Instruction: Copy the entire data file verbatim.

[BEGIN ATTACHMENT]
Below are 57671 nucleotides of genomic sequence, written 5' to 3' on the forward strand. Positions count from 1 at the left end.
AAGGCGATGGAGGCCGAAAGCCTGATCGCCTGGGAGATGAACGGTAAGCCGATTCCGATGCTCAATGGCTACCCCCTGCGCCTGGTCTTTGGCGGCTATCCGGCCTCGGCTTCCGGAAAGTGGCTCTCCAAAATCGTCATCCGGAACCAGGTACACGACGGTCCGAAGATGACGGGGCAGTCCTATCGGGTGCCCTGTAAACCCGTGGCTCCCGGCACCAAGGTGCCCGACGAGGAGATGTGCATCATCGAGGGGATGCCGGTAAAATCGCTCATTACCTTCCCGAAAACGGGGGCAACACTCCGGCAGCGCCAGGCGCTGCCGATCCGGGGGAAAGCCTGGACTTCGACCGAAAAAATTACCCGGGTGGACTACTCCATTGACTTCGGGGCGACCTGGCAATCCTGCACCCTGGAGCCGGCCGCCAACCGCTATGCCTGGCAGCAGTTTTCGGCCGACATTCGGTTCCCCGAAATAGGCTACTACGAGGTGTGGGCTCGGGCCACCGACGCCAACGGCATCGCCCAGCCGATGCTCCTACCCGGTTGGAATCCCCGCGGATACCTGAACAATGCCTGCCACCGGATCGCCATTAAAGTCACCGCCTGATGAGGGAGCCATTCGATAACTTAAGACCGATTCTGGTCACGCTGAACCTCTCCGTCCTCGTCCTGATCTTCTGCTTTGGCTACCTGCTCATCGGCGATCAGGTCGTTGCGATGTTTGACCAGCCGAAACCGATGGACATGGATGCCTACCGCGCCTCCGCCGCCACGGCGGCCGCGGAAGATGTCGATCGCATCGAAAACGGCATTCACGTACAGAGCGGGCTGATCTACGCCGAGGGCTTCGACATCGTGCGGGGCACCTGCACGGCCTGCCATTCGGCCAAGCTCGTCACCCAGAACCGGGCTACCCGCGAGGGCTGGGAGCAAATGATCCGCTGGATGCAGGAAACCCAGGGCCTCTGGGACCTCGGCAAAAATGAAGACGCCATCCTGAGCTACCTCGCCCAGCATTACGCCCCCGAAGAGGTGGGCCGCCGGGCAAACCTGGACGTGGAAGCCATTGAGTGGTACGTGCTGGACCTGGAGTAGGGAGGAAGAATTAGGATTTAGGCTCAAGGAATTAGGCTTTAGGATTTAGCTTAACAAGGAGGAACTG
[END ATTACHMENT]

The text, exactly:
Below are 57671 nucleotides of genomic sequence, written 5' to 3' on the forward strand. Positions count from 1 at the left end.
AAGGCGATGGAGGCCGAAAGCCTGATCGCCTGGGAGATGAACGGTAAGCCGATTCCGATGCTCAATGGCTACCCCCTGCGCCTGGTCTTTGGCGGCTATCCGGCCTCGGCTTCCGGAAAGTGGCTCTCCAAAATCGTCATCCGGAACCAGGTACACGACGGTCCGAAGATGACGGGGCAGTCCTATCGGGTGCCCTGTAAACCCGTGGCTCCCGGCACCAAGGTGCCCGACGAGGAGATGTGCATCATCGAGGGGATGCCGGTAAAATCGCTCATTACCTTCCCGAAAACGGGGGCAACACTCCGGCAGCGCCAGGCGCTGCCGATCCGGGGGAAAGCCTGGACTTCGACCGAAAAAATTACCCGGGTGGACTACTCCATTGACTTCGGGGCGACCTGGCAATCCTGCACCCTGGAGCCGGCCGCCAACCGCTATGCCTGGCAGCAGTTTTCGGCCGACATTCGGTTCCCCGAAATAGGCTACTACGAGGTGTGGGCTCGGGCCACCGACGCCAACGGCATCGCCCAGCCGATGCTCCTACCCGGTTGGAATCCCCGCGGATACCTGAACAATGCCTGCCACCGGATCGCCATTAAAGTCACCGCCTGATGAGGGAGCCATTCGATAACTTAAGACCGATTCTGGTCACGCTGAACCTCTCCGTCCTCGTCCTGATCTTCTGCTTTGGCTACCTGCTCATCGGCGATCAGGTCGTTGCGATGTTTGACCAGCCGAAACCGATGGACATGGATGCCTACCGCGCCTCCGCCGCCACGGCGGCCGCGGAAGATGTCGATCGCATCGAAAACGGCATTCACGTACAGAGCGGGCTGATCTACGCCGAGGGCTTCGACATCGTGCGGGGCACCTGCACGGCCTGCCATTCGGCCAAGCTCGTCACCCAGAACCGGGCTACCCGCGAGGGCTGGGAGCAAATGATCCGCTGGATGCAGGAAACCCAGGGCCTCTGGGACCTCGGCAAAAATGAAGACGCCATCCTGAGCTACCTCGCCCAGCATTACGCCCCCGAAGAGGTGGGCCGCCGGGCAAACCTGGACGTGGAAGCCATTGAGTGGTACGTGCTGGACCTGGAGTAGGGAGGAAGAATTAGGATTTAGGCTCAAGGAATTAGGCTTTAGGATTTAGCTTAACAAGGAGGAACTG